Man showing photo of Turkish vote

Photo via Poike/GettyImages (Licensed) Remix by Jason Reed

Turkish developer creates app for people forced to prove how they voted in referendum

President Erdogan is re-writing election rules, but Turkish people have Javascript.


Efe Kerem Sozeri


Earlier this month, about 50 million Turkish people lined up at voting centers to cast their opinion about constitutional amendments that will greatly expand President Recep Tayyip Erdogan’s powers. But not everyone was able to vote in their free will. A ruling-party mayor openly threatened to fire employees if they don’t vote for the Yes side; a pro-government businessman fired workers who said they will vote against the amendments; and there were wide rumors about companies asking employees to prove they voted “Yes.”

So a Turkish software engineer, Midori Kocak, made an application that creates ballot paper photos for those who have to bring a visual evidence to keep their job.

English translation: “For companies asking for the photo of the ballot, ballot-photo creator @serakadigil @fthrkl #NO”

By popular request, Kocak added the options to randomly change the wooden desk background and to add ID card as a layer to ‘prove’ authenticity. The application was widely shared on social media and forums, confirming the scale of voter intimidation.

Kocak, who had to leave Turkey after being threatened for her sexual identity, says she developed the application after reading about workers who were forced to bring photos of their Yes vote. In an email to the Daily Dot, she added that her online application received thousands of visitors during the crucial referendum from all over Turkey. For privacy concerns, she did not collect IP addresses. Users of her app have refused come forward to talk about the intimidation.

It is, in fact, against  Turkish election law to take photos of your ballot paper, and clerks do ask voters to leave their phones at the registration desk. But pro-Erdogan trolls instructed people to bring two mobile phones and hand over one to take a photo with the second.

On referendum day, April 15, a ruling A.K. Party deputy tweeted his ballot photo first thing in the morning:

An influencer among the Erdogan youth shared a selfie from the voting booth to actually show off his Yes vote:

A local politician from Southeast Turkey shared his photo of voting Yes with the message, “Loyalty to our leader is our honor.”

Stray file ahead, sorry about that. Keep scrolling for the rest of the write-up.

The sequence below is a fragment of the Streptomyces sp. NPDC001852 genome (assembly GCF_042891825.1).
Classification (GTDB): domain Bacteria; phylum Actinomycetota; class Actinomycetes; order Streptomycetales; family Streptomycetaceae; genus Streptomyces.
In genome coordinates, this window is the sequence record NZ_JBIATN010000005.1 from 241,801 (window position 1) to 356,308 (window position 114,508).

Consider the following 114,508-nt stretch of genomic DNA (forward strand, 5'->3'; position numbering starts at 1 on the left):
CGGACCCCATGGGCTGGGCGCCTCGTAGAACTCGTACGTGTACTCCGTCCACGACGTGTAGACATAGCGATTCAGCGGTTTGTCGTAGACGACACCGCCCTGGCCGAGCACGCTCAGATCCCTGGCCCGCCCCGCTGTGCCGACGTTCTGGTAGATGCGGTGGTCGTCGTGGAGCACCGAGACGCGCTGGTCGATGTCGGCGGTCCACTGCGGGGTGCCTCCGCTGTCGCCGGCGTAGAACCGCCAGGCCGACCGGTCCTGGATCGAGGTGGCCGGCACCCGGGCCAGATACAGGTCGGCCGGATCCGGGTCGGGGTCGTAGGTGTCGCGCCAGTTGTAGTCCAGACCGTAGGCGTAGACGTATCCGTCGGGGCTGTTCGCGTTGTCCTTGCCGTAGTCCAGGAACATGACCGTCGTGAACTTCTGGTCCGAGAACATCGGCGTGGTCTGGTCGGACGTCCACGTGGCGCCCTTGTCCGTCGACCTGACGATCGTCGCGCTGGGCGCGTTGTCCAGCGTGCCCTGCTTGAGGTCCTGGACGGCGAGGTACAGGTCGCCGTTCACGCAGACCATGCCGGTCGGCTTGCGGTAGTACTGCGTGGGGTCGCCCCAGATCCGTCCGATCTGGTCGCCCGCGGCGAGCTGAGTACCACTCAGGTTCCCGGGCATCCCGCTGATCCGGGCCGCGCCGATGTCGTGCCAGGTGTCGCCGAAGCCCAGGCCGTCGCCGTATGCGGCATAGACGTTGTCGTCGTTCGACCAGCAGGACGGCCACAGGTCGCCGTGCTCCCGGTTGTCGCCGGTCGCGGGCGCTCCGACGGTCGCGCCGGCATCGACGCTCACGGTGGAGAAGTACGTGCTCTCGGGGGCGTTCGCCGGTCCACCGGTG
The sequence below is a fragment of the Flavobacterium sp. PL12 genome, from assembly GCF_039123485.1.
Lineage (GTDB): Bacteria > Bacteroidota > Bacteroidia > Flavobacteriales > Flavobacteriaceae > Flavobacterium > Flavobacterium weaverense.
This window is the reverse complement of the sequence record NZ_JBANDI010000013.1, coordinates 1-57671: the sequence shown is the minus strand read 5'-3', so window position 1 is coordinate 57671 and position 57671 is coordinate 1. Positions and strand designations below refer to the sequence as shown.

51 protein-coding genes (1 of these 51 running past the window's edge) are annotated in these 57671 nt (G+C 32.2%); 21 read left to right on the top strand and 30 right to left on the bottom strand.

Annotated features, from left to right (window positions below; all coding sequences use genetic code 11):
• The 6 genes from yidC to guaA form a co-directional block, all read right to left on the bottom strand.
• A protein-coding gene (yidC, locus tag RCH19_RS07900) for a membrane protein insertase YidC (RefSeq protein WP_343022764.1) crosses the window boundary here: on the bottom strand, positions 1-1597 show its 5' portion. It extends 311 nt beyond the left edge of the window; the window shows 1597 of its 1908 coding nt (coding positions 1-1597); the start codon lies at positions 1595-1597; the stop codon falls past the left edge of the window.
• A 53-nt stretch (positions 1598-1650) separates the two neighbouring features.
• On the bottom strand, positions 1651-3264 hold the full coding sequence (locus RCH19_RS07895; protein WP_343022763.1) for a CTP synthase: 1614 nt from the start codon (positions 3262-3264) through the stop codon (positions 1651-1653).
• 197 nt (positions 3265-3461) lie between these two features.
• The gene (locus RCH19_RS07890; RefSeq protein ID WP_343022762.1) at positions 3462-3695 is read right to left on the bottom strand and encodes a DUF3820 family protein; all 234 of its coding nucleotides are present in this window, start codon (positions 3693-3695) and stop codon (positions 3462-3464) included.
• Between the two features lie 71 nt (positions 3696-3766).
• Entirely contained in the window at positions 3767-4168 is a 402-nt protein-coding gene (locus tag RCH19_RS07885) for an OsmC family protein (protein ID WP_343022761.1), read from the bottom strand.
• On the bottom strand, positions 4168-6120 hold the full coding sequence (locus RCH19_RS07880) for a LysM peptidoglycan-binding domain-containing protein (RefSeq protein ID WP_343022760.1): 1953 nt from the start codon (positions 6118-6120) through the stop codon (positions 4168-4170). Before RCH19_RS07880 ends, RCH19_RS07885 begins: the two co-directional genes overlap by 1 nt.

In January, when the ruling party deputies breached the secret ballot during the constitutional amendment debates, the issue caused a huge brawl in the Turkish Parliament. The opposition argued that this is a method to exert pressure on the ruling party line. At April 15’s referendum, the open-voting breach became the mainstream.

However, taking photos was not the only irregularity during the voting. International election observers from Organization for Security and Cooperation in Europe (OSCE) have issued a preliminary report that the Turkish referendum failed to meet the standards of a true democratic vote. The issues include the use of dominant government propaganda on the media, use of public funds for the Yes campaign, and the intimidation of No voters. The most damning statement on the report was the decision by the country’s Election Board to validate unstamped ballot papers after the voting was over, which the OSCE team said undermined an important safeguard against fraud. While international observers say up to 2.5 million votes could have been manipulated, the Election Board has rejected all appeals by the opposition.

Following the Election Board’s decision, protest events have taken place in as many as 45 cities, followed by prompt arrests of protesters by morning police raids. While most protesters were detained for breaching the ban on demonstrations, independent news website’s editor, Ali Ergin Demirhan, and documentary filmmaker Kazım Kızıl were arrested for “inciting protests on social media.” Leftist magazine Redaktif and inter-university organization were also blocked by the government’s internet authority.

European leaders were careful in their comments about the referendum results, waiting for OSCE observers’ full report and asking Erdogan to respect the opposition. The Trump administration, however, gave mixed messages, with President Donald Trump calling to congratulate Erdogan for his “referendum victory,” the White House downplaying the call, and the State Department issuing a muted but critical statement.

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